The Tower of Hercules is an ancient lighthouse that stands at the opening of La Coruña harbor on the northwestern coast of Spain. The lighthouse stands along the sea route from the Mediterranean Sea to northwestern Europe.
The Tower of Hercules is notable for being one of few examples of a surviving Greco-Roman lighthouse, and the oldest of its kind that has remained in use, though it has undergone construction. The lighthouse stands along the coast as a symbol for the lasting power of the Romans and their impressive architectural knowledge. The structure has withstood the wear and tear of the winds and waters of the coast, and even devastating earthquakes couldn’t knock it down.
Many legends have surrounded the Tower of Hercules, claiming mythical origins. The tower’s namesake, Hercules, is said to have won a fight with a giant, and buried its head and weapons at the site. Other mythologies of the structure include a Gaelic Celtic legend, in which King Breogán had the site built to stand as a beacon to his sons. For this legend, a statue of the king continues to guard the lighthouse.
Built in the 1st century AD by the Romans, likely during Trajan’s rule, the tower was known as Farum Brigantium, after the lighthouse in Alexandria, Egypt’s island, Pharos. However, the tower has gone through many names over its long history. Roman explorers arrived in La Coruña’s port of Brigantium around 61BC, and began to colonize the area. The port was important for defense and trade, guarding the entrance to the Bay of Biscay. The area had been a dangerous one for ships, dubbed the Coast of Death by the early Roman seamen. Though the presence of lighthouse has helped to increase safety, the orientation of the light house seems to have been constructed to aid travelers coming from the area that is now the United Kingdom, rather than those coming from the mainland of Europe.
The tower has been restored several times over its history, and probably had some reconstructions in around 1684. Later, the tower was again restored during the 18th century by Eustaquio Giannini, a naval engineer, who altered the form of the tower and added 21 meters in height to the once 34-meter tall tower. Construction on the tower was continued by Giannini’s brother, Jose Giannini from 1799 to 1806.
Though it still functions today, the lighthouse was not used continuously throughout history, with a long period of disuse – probably after the Viking invasions. The tower itself may still have been used during this time. The town around the tower thrived during the 11th or 12th century, and the townspeople used the structure as a defensive observation post. The town grew rapidly in the 14th and 15th centuries, and the tower was heralded as an icon of the city.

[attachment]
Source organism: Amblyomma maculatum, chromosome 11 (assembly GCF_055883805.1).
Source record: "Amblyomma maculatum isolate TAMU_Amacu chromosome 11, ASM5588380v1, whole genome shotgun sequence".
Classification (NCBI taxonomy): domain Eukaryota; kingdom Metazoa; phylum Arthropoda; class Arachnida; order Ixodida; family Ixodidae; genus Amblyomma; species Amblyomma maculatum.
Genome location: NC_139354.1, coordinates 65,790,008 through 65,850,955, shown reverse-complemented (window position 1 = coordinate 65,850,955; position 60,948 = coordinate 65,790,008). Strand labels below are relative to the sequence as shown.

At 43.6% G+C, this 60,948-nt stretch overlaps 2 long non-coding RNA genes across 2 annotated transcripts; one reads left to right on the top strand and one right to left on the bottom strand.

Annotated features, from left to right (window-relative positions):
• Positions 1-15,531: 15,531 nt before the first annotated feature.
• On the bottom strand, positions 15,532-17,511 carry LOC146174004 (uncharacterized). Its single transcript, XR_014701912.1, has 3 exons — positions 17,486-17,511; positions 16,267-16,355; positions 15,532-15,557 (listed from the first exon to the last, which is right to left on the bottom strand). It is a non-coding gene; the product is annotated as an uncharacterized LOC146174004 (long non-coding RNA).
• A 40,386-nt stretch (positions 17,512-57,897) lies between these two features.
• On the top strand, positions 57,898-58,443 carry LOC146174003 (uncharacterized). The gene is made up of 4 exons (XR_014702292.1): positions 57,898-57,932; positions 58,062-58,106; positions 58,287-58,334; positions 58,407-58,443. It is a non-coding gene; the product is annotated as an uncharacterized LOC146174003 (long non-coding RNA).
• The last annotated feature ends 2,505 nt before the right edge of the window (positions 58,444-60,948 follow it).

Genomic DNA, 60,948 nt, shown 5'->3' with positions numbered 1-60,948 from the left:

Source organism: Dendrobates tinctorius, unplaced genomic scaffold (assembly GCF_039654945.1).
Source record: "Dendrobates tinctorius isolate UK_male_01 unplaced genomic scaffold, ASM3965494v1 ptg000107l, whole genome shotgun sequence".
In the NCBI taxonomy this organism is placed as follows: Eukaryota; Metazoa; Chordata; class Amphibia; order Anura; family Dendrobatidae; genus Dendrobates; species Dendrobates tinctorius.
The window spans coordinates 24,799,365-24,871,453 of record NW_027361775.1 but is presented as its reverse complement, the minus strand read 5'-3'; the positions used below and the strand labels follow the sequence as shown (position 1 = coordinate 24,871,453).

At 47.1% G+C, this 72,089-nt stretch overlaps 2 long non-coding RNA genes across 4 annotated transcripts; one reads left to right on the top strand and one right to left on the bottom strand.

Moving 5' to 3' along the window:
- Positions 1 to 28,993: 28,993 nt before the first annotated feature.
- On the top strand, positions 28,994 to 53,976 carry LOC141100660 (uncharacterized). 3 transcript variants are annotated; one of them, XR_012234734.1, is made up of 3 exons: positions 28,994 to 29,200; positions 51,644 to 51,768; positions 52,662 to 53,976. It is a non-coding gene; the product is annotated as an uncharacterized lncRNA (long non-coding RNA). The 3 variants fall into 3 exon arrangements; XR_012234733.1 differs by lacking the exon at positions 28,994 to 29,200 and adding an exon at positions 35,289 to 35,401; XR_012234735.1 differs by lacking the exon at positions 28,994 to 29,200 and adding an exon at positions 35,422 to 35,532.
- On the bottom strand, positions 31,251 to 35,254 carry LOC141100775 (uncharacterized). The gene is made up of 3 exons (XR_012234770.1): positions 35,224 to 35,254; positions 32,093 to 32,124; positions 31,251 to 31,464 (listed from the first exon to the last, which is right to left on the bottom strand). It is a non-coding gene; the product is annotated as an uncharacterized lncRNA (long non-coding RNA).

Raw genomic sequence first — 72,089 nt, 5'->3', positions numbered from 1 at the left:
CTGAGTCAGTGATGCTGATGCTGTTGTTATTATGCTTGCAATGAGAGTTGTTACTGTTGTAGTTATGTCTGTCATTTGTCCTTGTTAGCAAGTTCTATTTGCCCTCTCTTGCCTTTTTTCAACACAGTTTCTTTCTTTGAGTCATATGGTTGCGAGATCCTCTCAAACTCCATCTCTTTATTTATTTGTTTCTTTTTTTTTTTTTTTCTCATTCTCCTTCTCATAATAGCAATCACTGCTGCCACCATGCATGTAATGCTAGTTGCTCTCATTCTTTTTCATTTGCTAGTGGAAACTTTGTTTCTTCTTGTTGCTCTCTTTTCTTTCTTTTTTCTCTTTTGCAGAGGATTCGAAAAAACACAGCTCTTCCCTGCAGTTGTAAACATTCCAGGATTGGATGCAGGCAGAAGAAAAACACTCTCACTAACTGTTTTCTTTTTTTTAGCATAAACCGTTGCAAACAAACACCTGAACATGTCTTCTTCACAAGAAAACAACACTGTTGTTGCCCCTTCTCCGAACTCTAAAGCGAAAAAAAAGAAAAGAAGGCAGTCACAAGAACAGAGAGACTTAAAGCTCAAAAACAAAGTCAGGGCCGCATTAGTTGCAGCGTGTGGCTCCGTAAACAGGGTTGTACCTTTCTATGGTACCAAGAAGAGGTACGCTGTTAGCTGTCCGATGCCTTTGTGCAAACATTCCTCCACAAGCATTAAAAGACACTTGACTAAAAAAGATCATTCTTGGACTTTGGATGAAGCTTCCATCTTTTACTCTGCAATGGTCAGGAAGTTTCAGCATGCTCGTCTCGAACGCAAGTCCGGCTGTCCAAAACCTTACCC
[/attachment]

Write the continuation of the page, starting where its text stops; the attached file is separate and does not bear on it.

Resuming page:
The site was excavated in the 1990s, and historians were able to discover more information about the tower’s history, particularly regarding its Roman origins.
Tower of Hercules Location Map
Tower of Hercules Facts
- The Tower of Hercules went electric in 1926, increasing its light output to 32 nautical miles of visibility.
- The lighthouse stands 55 meters (180 feet) tall, and is Spain’s second tallest lighthouse.
- The structure was built atop a rock that is 57 meters (187 feet) tall.
- The original architect of the tower was most likely Gaius Sevius Lupus.
Where is Tower of Hercules?
The Tower of Hercules is located in the city of La Coruña (also referred to as A Coruña) in Spain’s autonomous region, Galicia. Galicia is a large region in northwestern Spain. La Coruña is served by the A Coruña Airport, or Alvedro Airport, just outside the city. Alternatively, the Santiago de Compostela airport, Lavacolla is a larger airport in the region, though it is farther away. The city’s train and bus stations also offer service with both domestic and international destinations. To get around town, recommended transportation options are car rental, the tram, or a taxi.
Best Time To Visit Tower of Hercules
As the town of La Coruña is located on the northern coast of Spain, the climate is not what many expect of the warm, Mediterranean Spain. Cooler and more variable weather is what is found in this coastal area, with fewer extremes in temperature. August boasts of long and generally warm days, which are perfect for visiting the beaches and the Tower of Hercules.
Nearby Attractions of Tower of Hercules
Santiago de Compostela, Vigo, Porto, Bilbao
Published On: Thursday, July 25th, 2013